Friday, June 12, 2015

Snap. Crackle, Pop...There Goes Your Food Budget

Once again, this Evil Science Experiment called "Life" rears its ugly head. Our food stamp allowance has been cut by two-thirds, from roughly $357 to $80, due to a household expense deduction that was erroneously given...whoops, we made a mistake, now it's you who's gotta pay! Heads, you lose, tails you lose.

Of course, considering the opaque language that often characterizes these notices, it's hard to decipher the rationale, so -- like any good citizen -- you contact the agency, and hope that someone can explain it in English. So I guess I should reserve judgment until I hear it. That's the rational response, right?

The other side is a lot tougher to negotiate, obviously, because it means scrambling to fill the gap. On one hand, it's not the end of the world yet, since I can pick up an extra gig or two to paper over the cracks. On the other hand,'s hardly a welcome development, since Squawker and I experienced a couple years -- relatively speaking -- of stability on that front.

For awhile, we could (wonder of wonders) actually plan out a good portion of the month. As any nutritionist knows, you'll eat healthier if you're not always fending off hunger, since you can get the appropriate ingredients, and work out meals around them. That's less likely to happen, however, if slim resources get pushed -- then snapped -- past the breaking point.

I only have to look at our grocery store for further reference: I can count the number of sales on the "better/premium" lunch meat, versus the high-fat, high-salt, high-risk-of-clogged-artery varieties...on which you always see deals, rain or shine. What's my conclusion? Only yuppie careerists, apparently, are entitled to good nutrition. Sound extreme?  Now you know what kind of day I've had.

What's especially galling about this particular shoe drop, of course, is that it comes with little or no warning. The same thing happened last fall, when our apartment complex's management suddenly informed us that we were going to pay a monthly water, sewer and trash bill. At this writing, that means seeing roughly $240 fly out the window every year that we could certainly better spend at the dinner table.

Such arrangements are part and parcel of the way America operates, however. As the above examples illustrate, the relationship is an Occupier-Occupant one. As the Occupant, you're summoned for whatever nonsense that the Occupier -- be it your boss, caseworker, landlord, or political hack -- can't wait to cram down your throat.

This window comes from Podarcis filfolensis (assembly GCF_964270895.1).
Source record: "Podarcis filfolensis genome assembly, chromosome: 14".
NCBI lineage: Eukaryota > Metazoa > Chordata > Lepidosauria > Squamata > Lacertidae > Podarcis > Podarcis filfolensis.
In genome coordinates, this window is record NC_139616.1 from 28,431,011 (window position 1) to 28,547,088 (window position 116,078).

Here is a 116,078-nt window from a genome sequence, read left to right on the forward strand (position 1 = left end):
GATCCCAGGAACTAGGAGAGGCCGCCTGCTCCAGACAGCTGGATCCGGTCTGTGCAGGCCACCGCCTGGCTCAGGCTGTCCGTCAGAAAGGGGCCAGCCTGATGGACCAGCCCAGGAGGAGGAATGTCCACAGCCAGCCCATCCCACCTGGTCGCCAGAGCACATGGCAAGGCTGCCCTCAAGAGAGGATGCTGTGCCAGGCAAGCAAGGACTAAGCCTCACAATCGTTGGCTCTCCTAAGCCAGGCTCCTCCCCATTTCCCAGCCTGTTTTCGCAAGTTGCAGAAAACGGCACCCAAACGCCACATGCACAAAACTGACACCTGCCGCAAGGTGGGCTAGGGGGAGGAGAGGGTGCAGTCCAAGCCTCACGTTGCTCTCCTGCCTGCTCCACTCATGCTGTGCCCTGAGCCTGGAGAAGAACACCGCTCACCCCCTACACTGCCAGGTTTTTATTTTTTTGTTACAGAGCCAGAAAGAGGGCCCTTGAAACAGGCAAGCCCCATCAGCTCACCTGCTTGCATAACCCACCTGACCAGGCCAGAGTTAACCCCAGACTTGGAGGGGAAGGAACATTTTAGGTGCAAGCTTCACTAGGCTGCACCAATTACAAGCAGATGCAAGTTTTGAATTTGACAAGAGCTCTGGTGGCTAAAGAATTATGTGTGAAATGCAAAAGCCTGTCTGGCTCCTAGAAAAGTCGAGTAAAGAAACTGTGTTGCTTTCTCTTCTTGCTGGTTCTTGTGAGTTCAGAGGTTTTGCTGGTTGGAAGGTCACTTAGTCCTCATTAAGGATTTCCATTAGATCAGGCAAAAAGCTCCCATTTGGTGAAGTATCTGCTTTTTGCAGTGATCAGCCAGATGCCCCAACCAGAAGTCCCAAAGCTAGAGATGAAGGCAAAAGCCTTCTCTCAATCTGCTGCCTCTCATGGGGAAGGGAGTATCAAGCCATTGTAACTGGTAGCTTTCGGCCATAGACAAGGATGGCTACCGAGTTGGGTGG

Naturally, you have no voice in the matter, although the decision will cause varying degrees of chaos and disruption. Your interests be damned: The Occupier's needs always come first, and that's that. No further discussion required. I
 got the same vibe this week in reading Days Of Rage, a fascinating look at America's largely forgotten history of violent '60s, '70s and '80s-era radicalism. 

I don't want to write a review -- that's better left for another post -- but you can draw striking parallels between today's society and the early '70s turf that much of this book inhabits. 
Then and now, you had a stagnant economy; a growing underclass cast permanently adrift (don't forget that Orwellian term, "benign neglect," coined during this era); electronic snooping that went unacknowledged, until a public outcry forced the issue; and an arrogant, unresponsive government that worked hard to stifle dissent wherever it could.

On a surface level, at least, it looks (and smells) like "deja vu all over again," though I won't have a lot of time to ponder the implications, personally...after all, I've got a crack to paper over. So it goes: wash, rinse, repeat. --The Reckoner

Saturday, June 6, 2015

Humans Need Not Apply

Have you ever wondered why this not being addressed? How there are LESS jobs due to automation?

How do they expect people to BUY what is made when there is no jobs? Very few of the politicians are even paying attention to this. When I was young they used to say technology would bring more leisure and wealth to the average person. We aren't seeing this. A few are growing very rich while more are growing poorer and poorer. My day to day life really isn't any different then it would have been in the 1960s save for my Internet access.

We are just seeing more unemployment and a wide distance between the rich and poor. None of these technological wizards are even asking if they should do what they are doing. Wisdom is thrown out the door.

Some may even computer program themselves out of a job! I don't use self-check cashiers, I'd rather deal with a human.  Life is impersonal enough.

You have to do more of the work with a computer. It's you doing all the bagging of the food and moving it onto the scale.

One thing, it seems all the technology is bringing dystopian nightmares into reality instead of any new human renaissance of thinking and creativity. Have you noticed that?  Why aren't the machines freeing up the humans? They seem to just be enslaving us more.

Since the machines lack souls, it's just making everything regimented. What happens in a world where everything is automated and there is nothing to do? What happens in a world where only a tiny segment of the population has a job? Mankind could blow himself up back into the Dark Ages soon which will make the computers a moot point but there are many in denial about how severe things are getting in the work-world. Very few people are asking if these are technological roads we should even head down? Overall, maybe this is an issue to be addressed if most people are unemployable, what kind of society will that be without major changes?--The Squawker

Hey this is our 150th Post! :-)